What We Do
A global trend of increasing concern is the diminishing supply of arable land per capita. Due to trends such as climate change, freshwater depletion, and soil degradation, arable land per capita will fall to one-third of the amount available in 1970 by 2050. The unsustainable practices of conventional agriculture exacerbate these issues. In addition, the world population is expected to increase from 7.7 billion (2019) to 9.7 billion (2050). The intersection of these climate and population challenges means that global food security depends on our ability to adapt to increased demand and develop better farming techniques.
Vertical farming is a cultivation practice in which crops are grown in an indoor, climate- controlled facility. This approach is associated with dramatically reduced water consumption (~95%), minimal transportation costs, and massive improvements in per-acre land productivity. Vertical farming can grow nutritious, organic produce in any location, at any time of year. Given these advantages, this technology is projected to become a major contributor to global food production in the coming decades. The vertical farming industry’s global market value is projected to grow from $2.23 billion in 2018 to $12.77 billion by 2026, representing a compounded annual growth rate of 24.6%.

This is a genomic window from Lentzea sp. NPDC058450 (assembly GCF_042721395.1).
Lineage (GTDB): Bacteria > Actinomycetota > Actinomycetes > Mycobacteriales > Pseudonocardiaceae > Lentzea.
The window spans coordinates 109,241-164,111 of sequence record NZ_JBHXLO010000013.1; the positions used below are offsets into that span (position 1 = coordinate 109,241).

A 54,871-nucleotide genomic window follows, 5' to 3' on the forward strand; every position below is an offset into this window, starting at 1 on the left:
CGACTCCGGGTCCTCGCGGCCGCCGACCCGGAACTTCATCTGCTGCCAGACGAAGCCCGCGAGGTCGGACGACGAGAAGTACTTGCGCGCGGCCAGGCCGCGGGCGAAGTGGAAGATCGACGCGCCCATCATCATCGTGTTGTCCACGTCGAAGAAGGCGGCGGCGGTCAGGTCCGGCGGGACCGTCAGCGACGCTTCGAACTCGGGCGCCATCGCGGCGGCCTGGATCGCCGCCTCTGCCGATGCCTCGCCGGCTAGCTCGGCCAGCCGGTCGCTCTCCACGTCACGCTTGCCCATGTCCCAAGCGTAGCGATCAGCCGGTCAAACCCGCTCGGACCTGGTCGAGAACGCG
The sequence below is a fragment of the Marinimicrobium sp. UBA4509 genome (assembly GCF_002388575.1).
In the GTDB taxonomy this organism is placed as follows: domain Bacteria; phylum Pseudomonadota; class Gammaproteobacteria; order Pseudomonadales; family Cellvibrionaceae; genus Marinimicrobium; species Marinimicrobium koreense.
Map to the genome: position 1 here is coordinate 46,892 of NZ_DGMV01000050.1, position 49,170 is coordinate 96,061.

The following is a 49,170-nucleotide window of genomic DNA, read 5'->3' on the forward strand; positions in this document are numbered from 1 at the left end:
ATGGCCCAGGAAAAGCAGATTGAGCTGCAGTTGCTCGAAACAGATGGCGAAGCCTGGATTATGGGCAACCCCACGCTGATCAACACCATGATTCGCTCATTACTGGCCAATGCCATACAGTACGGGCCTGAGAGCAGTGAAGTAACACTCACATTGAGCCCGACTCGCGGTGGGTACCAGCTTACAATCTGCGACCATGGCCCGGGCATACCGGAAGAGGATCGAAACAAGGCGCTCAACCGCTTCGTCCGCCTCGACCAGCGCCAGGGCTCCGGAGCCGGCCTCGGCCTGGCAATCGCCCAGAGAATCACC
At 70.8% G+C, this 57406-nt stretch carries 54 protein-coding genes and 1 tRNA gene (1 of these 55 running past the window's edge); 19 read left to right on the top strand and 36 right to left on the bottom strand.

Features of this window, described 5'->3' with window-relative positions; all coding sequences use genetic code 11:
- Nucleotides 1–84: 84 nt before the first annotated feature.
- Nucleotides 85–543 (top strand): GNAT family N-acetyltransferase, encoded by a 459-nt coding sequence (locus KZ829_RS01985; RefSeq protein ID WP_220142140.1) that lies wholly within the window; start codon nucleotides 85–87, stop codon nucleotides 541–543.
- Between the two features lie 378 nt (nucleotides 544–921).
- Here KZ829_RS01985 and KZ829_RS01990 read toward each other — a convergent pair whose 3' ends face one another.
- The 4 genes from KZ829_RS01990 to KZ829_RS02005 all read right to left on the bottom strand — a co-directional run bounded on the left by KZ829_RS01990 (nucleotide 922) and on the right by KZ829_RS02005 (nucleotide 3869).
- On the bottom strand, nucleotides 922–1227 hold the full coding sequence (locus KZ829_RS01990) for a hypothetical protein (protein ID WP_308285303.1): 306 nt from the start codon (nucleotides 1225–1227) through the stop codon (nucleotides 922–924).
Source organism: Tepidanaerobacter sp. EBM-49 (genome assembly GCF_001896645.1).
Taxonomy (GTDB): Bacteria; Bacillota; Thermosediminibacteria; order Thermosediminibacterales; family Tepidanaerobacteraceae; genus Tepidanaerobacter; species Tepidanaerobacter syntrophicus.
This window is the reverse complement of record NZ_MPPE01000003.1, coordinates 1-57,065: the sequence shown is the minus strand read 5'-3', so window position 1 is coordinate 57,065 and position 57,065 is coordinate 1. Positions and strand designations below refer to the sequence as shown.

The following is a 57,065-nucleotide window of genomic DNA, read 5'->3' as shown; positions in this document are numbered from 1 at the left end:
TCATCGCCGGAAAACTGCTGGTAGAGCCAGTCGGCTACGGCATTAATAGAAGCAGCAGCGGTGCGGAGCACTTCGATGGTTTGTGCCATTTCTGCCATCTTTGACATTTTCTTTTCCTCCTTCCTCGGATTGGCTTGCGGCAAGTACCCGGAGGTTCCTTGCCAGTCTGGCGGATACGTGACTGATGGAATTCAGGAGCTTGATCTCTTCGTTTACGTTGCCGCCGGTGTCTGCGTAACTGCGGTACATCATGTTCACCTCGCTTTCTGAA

QVFT employs an aeroponic cultivation method, in which plants grow without soil and are fed by a nutrient-enriched mist. Crops rest in thin, plastic root cups, through which their roots hang into a basin below. Aeroponic vertical farming lends well to automation and can allow for near- complete control over the plant growth environment. The system is broadly divided into five zones: mixing tank, nutrient zone, supply line, growth zone, and return line.
Automation Subsystem & Software Stack
The automation subsystem is an electromechanical feedback control system that automatically maintains optimal growth conditions using interconnected sensors (inputs) and actuators (outputs). These components interact through a logical framework programmed into their Arduino microcontrollers. At the same time, sensor readings will be continuously logged by a computer located on-site. The computer will reformat the data to be human-readable and then upload it to a website via Ethernet.
The software stack entails the database, back-end, and front-end and ultimately aims to provide a publicly accessible repository of real-time vertical farming data. This repository achieves three objectives: (i) Allows technicians to remotely monitor farm equipment, which improves operations and resource allocation efficiency. (ii) Provides a record for future tuning and improvement of the farm by comparing data to commercial vertical farms and conventional producers. (iii) Creates a public knowledge base to assist other groups with vertical farming research. The majority of vertical farming research is currently conducted by private companies and is thus inaccessible to the public. QVFT’s mission is to democratize and advance scientific knowledge in this rapidly developing field.